The First Death Penalty Case The first death penalty to take place happened in 1608 in Jamestown, Virginia. The recipient of this punishment was Captain George Kendall who was executed for being a spy for Spain. Punishment by death was common in Europe at the time. Several executions took place in the various colonies in … Read moreA History of the Death Penalty
Last week, the Court of Criminal Appeals handed down a decision that changes how restitution is ordered on intoxication offenses. In Hanna v. State, the Court of Criminal Appeals ruled that restitution can be ordered in driving while intoxicated cases, laying out a two-fold requirement: the record must reflect the defendant caused the loss and the … Read moreCausation Must Be On The Record for Restitution in DWI Cases
Texas intends to execute Mexican National Ramiro Hernandez-Llanas, for murder and rape, tonight at 6 pm. Hernandez is a Mexican citizen who was convicted of beating a man to death and repeatedly raping his wife at knife point. The execution will take place in Huntsville. If the execution goes as scheduled, Hernandez would be the … Read moreDeath Penalty in Texas: Hernandez-Llanas’ Execution Set Today
The United States Supreme Court handed down its decision in United States v. Castleman today, which addresses the federal prohibition on gun possession for individuals who have convictions for “misdemeanor crimes of domestic violence.” Disagreeing with the District Court and the Sixth Circuit, the Supreme Court ruled that a conviction for a simple domestic assault results in a federal … Read moreFederal Gun Ban After State Family Violence Convictions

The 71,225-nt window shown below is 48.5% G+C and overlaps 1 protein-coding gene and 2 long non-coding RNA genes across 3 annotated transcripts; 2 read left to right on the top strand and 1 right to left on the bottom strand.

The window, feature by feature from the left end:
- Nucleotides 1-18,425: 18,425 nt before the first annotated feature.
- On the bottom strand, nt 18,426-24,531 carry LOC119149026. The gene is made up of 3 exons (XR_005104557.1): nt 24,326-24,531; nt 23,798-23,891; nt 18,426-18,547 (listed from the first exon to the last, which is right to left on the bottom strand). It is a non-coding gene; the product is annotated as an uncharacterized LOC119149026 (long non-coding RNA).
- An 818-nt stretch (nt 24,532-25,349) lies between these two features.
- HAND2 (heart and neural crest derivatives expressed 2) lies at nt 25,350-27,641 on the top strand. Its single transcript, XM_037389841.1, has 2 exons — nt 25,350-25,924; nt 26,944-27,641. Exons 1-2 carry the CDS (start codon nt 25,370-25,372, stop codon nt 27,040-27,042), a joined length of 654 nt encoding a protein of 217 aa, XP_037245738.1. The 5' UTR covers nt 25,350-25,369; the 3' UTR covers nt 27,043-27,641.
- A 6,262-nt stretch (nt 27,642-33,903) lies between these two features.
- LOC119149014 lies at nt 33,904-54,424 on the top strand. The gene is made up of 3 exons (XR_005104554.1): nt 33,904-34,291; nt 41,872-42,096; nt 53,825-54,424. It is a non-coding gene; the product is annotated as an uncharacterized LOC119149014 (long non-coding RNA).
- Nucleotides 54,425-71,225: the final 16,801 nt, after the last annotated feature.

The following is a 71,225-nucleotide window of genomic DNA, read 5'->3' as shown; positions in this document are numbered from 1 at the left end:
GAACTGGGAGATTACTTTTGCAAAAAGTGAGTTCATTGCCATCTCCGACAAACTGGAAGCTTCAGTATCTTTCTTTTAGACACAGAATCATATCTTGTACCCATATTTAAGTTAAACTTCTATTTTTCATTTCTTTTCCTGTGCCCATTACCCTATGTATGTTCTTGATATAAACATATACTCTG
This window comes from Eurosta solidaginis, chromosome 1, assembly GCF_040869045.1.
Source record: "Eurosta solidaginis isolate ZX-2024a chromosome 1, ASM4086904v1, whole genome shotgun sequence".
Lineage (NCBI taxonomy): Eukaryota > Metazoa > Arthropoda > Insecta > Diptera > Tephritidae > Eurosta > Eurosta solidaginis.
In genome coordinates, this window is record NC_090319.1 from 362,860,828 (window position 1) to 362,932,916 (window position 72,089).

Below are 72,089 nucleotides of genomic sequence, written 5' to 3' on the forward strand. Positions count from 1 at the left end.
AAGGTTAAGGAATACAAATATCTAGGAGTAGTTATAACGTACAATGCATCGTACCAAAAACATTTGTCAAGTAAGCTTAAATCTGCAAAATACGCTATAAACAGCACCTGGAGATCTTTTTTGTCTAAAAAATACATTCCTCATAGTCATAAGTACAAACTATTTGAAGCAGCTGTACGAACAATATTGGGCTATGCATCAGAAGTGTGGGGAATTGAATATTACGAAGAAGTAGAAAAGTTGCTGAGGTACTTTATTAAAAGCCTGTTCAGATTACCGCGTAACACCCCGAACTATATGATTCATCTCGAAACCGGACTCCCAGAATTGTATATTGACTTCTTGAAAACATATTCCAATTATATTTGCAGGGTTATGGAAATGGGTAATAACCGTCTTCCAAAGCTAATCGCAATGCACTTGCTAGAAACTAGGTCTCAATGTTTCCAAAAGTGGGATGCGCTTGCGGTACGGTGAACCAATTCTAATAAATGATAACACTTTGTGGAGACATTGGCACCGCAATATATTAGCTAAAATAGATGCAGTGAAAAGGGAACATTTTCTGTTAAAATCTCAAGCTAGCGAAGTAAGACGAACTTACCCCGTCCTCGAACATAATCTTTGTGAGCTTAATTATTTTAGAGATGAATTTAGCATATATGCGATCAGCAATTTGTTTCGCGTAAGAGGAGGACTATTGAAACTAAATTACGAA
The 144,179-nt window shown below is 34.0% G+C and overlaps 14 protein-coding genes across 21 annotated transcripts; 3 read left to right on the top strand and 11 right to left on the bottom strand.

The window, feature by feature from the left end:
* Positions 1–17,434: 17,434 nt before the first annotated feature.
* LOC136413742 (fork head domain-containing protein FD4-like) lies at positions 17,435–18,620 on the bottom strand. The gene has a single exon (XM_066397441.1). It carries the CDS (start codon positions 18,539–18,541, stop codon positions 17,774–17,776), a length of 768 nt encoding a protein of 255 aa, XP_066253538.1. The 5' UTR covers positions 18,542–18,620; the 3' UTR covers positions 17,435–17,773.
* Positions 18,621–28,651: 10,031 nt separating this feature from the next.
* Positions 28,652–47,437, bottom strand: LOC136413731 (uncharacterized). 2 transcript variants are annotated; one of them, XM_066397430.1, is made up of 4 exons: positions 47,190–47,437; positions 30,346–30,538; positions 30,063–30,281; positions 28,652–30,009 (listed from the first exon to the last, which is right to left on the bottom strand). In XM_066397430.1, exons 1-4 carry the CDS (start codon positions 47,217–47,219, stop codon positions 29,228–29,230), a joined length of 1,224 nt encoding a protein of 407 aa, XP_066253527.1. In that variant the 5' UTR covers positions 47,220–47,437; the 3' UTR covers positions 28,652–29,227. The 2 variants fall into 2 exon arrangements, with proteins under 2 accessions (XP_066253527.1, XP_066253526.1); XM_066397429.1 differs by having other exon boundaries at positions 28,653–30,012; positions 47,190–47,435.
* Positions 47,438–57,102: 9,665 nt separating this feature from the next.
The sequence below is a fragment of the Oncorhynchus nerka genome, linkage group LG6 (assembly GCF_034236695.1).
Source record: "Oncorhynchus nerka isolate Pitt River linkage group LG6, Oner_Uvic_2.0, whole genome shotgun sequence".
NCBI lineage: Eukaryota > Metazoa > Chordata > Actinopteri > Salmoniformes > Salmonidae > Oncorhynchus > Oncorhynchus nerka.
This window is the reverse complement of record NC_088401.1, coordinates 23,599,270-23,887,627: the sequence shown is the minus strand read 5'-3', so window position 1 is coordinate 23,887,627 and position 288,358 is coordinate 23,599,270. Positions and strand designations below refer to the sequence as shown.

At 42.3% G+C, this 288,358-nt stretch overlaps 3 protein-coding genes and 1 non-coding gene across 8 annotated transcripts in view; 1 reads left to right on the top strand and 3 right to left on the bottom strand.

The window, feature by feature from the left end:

Earlier this month Massachusetts’ highest court ruled that it is not illegal to secretly photograph under a person’s clothing.1 This practice is known as “upskirting” and takes place when a person tries to capture a picture up an individual’s skirt without their consent or knowledge. Despite efforts to prosecute the act, the high court ruled … Read moreUpskirting: A Look at Massachusetts and Texas
After a person has been arrested for DWI, one of the ways an officer can lawfully obtain blood under Texas Transportation Code section 724.012 is when there is reliable information from a credible source that the suspect has two prior convictions for driving while intoxicated. What constitutes “reliable information from a credible source?” Lyssy v. … Read moreMandatory Blood Draw Upheld Despite Error in Criminal History
Many motorists recognize that when drivers flash their headlights they need to be looking out for something. More often than not, the message behind the flashing lights is that there is a police officer conducting traffic enforcement ahead. In different areas of the country, the act of flashing your headlights to warn of an officer … Read moreIs Flashing (Your Headlights) Protected under the First Amendment?
Ten Things I Learned as a Juror: A Criminal Prosecutor’s Perspective on Being a Civil Juror Even though I’ve tried over one hundred jury trials as a prosecutor, I learn something new every time I try a case. As is the case with most trial attorneys, I love being in trial; it’s the one place … Read more10 Things I Learned as a Juror